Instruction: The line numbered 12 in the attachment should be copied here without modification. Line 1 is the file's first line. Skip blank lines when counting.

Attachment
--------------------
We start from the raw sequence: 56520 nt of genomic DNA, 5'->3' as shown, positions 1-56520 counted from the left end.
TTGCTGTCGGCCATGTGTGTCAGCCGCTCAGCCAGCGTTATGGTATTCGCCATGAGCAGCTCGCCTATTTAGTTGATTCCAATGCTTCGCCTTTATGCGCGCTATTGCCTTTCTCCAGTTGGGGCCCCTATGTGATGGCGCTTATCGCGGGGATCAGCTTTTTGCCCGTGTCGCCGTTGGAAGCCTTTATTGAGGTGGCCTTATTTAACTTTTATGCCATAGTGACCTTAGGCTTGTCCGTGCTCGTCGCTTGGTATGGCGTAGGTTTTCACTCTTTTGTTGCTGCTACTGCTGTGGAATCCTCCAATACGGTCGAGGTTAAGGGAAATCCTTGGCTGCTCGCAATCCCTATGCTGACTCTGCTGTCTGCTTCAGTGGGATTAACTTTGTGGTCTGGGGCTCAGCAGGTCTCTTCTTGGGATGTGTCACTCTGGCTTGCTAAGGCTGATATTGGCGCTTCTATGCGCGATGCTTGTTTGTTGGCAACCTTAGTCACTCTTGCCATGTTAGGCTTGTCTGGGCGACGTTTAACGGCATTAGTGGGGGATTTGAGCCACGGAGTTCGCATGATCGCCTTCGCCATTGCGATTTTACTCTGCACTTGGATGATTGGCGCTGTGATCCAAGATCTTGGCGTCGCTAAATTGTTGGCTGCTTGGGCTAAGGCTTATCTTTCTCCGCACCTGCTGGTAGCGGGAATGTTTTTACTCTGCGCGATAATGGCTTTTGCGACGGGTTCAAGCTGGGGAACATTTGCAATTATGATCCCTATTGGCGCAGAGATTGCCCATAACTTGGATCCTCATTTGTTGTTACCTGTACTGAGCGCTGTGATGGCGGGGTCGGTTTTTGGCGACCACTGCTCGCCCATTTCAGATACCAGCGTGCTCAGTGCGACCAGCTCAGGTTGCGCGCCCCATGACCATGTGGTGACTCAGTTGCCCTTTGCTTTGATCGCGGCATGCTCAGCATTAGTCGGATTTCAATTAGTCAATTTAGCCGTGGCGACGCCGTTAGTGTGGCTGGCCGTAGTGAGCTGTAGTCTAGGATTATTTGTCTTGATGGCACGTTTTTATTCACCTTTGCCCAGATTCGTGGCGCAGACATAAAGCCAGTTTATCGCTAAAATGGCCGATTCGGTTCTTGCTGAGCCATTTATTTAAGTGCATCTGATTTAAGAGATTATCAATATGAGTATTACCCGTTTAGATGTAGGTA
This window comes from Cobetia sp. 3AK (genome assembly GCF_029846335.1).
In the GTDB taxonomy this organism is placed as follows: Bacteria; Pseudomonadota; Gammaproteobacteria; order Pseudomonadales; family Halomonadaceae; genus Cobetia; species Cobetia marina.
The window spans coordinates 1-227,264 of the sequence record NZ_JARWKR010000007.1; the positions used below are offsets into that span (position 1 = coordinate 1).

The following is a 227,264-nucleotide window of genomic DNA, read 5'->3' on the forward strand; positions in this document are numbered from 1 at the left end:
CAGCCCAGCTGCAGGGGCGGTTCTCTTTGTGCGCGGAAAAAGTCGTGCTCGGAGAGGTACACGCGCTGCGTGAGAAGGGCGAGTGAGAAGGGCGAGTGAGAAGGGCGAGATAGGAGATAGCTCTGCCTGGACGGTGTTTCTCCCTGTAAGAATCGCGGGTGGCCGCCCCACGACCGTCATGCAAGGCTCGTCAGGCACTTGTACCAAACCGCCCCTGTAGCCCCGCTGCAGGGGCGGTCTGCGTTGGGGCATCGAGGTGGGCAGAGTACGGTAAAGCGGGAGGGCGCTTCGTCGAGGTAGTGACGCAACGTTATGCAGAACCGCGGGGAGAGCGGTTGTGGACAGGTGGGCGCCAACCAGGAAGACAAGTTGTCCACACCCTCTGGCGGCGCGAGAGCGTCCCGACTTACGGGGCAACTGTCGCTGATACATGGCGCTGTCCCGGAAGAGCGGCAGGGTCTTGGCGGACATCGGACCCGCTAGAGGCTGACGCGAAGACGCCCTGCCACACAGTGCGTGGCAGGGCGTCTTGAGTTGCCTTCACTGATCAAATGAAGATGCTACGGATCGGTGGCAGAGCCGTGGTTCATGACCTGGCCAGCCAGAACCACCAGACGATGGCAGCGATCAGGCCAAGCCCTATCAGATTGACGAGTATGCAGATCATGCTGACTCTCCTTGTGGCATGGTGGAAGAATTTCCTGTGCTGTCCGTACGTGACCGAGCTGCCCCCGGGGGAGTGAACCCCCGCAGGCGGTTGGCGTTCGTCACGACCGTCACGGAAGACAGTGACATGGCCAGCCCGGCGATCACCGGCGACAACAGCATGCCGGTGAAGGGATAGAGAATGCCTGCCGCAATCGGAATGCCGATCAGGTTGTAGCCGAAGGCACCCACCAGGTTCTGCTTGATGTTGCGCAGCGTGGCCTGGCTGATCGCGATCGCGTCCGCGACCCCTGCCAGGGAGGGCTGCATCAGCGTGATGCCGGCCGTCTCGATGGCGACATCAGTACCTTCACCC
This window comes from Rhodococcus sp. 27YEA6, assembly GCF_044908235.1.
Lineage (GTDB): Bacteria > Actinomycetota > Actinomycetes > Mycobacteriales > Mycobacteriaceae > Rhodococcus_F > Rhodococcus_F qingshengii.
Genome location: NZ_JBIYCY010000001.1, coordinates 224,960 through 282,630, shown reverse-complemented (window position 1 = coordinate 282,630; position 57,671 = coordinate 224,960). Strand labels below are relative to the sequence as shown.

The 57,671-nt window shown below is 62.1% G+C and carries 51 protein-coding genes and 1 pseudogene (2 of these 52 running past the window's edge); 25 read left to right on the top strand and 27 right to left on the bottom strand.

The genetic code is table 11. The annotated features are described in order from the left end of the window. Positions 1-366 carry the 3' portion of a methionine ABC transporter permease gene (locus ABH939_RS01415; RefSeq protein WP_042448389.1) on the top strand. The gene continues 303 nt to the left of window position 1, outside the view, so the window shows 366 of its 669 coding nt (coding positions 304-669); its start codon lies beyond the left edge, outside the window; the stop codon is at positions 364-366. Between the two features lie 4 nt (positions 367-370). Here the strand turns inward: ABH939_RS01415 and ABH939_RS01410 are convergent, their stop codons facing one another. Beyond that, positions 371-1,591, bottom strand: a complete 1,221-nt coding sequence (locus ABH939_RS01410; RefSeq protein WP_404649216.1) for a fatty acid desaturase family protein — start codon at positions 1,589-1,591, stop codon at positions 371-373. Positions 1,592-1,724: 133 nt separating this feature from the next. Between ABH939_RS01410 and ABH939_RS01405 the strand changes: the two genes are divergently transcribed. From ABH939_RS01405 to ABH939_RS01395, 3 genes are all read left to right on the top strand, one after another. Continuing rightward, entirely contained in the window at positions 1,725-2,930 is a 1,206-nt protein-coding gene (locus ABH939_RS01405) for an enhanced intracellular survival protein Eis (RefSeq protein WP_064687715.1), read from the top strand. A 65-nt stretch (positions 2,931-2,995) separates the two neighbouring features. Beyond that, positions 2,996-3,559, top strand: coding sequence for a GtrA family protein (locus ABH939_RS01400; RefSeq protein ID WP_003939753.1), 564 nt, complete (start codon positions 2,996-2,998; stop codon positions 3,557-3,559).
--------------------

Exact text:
The genetic code is table 11. The annotated features are described in order from the left end of the window. Positions 1-366 carry the 3' portion of a methionine ABC transporter permease gene (locus ABH939_RS01415; RefSeq protein WP_042448389.1) on the top strand. The gene continues 303 nt to the left of window position 1, outside the view, so the window shows 366 of its 669 coding nt (coding positions 304-669); its start codon lies beyond the left edge, outside the window; the stop codon is at positions 364-366. Between the two features lie 4 nt (positions 367-370). Here the strand turns inward: ABH939_RS01415 and ABH939_RS01410 are convergent, their stop codons facing one another. Beyond that, positions 371-1,591, bottom strand: a complete 1,221-nt coding sequence (locus ABH939_RS01410; RefSeq protein WP_404649216.1) for a fatty acid desaturase family protein — start codon at positions 1,589-1,591, stop codon at positions 371-373. Positions 1,592-1,724: 133 nt separating this feature from the next. Between ABH939_RS01410 and ABH939_RS01405 the strand changes: the two genes are divergently transcribed. From ABH939_RS01405 to ABH939_RS01395, 3 genes are all read left to right on the top strand, one after another. Continuing rightward, entirely contained in the window at positions 1,725-2,930 is a 1,206-nt protein-coding gene (locus ABH939_RS01405) for an enhanced intracellular survival protein Eis (RefSeq protein WP_064687715.1), read from the top strand. A 65-nt stretch (positions 2,931-2,995) separates the two neighbouring features. Beyond that, positions 2,996-3,559, top strand: coding sequence for a GtrA family protein (locus ABH939_RS01400; RefSeq protein ID WP_003939753.1), 564 nt, complete (start codon positions 2,996-2,998; stop codon positions 3,557-3,559).